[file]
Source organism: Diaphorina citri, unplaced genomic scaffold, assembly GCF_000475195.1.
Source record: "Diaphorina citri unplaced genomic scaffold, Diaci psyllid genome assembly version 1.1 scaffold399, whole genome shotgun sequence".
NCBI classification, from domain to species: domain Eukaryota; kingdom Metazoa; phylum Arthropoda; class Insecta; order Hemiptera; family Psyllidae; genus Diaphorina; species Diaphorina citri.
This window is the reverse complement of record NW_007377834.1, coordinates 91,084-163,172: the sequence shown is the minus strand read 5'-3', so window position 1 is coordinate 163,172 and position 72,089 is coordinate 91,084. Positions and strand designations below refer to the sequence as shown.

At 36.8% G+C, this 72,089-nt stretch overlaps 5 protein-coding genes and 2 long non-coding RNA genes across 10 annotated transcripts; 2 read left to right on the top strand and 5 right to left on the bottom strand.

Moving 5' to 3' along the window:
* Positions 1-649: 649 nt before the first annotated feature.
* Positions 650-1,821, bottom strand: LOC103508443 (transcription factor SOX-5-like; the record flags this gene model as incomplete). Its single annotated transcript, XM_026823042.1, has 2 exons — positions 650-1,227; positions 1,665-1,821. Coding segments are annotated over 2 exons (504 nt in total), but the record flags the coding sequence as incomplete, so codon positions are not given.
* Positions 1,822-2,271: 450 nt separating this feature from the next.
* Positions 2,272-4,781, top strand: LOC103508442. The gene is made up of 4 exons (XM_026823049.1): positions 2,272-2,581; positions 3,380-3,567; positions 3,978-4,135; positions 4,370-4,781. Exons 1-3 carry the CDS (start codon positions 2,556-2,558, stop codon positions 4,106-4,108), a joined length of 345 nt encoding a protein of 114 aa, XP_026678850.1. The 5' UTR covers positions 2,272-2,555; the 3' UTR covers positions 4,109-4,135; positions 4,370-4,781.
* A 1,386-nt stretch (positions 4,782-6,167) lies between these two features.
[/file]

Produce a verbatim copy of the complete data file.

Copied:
Source organism: Diaphorina citri, unplaced genomic scaffold, assembly GCF_000475195.1.
Source record: "Diaphorina citri unplaced genomic scaffold, Diaci psyllid genome assembly version 1.1 scaffold399, whole genome shotgun sequence".
NCBI classification, from domain to species: domain Eukaryota; kingdom Metazoa; phylum Arthropoda; class Insecta; order Hemiptera; family Psyllidae; genus Diaphorina; species Diaphorina citri.
This window is the reverse complement of record NW_007377834.1, coordinates 91,084-163,172: the sequence shown is the minus strand read 5'-3', so window position 1 is coordinate 163,172 and position 72,089 is coordinate 91,084. Positions and strand designations below refer to the sequence as shown.

At 36.8% G+C, this 72,089-nt stretch overlaps 5 protein-coding genes and 2 long non-coding RNA genes across 10 annotated transcripts; 2 read left to right on the top strand and 5 right to left on the bottom strand.

Moving 5' to 3' along the window:
* Positions 1-649: 649 nt before the first annotated feature.
* Positions 650-1,821, bottom strand: LOC103508443 (transcription factor SOX-5-like; the record flags this gene model as incomplete). Its single annotated transcript, XM_026823042.1, has 2 exons — positions 650-1,227; positions 1,665-1,821. Coding segments are annotated over 2 exons (504 nt in total), but the record flags the coding sequence as incomplete, so codon positions are not given.
* Positions 1,822-2,271: 450 nt separating this feature from the next.
* Positions 2,272-4,781, top strand: LOC103508442. The gene is made up of 4 exons (XM_026823049.1): positions 2,272-2,581; positions 3,380-3,567; positions 3,978-4,135; positions 4,370-4,781. Exons 1-3 carry the CDS (start codon positions 2,556-2,558, stop codon positions 4,106-4,108), a joined length of 345 nt encoding a protein of 114 aa, XP_026678850.1. The 5' UTR covers positions 2,272-2,555; the 3' UTR covers positions 4,109-4,135; positions 4,370-4,781.
* A 1,386-nt stretch (positions 4,782-6,167) lies between these two features.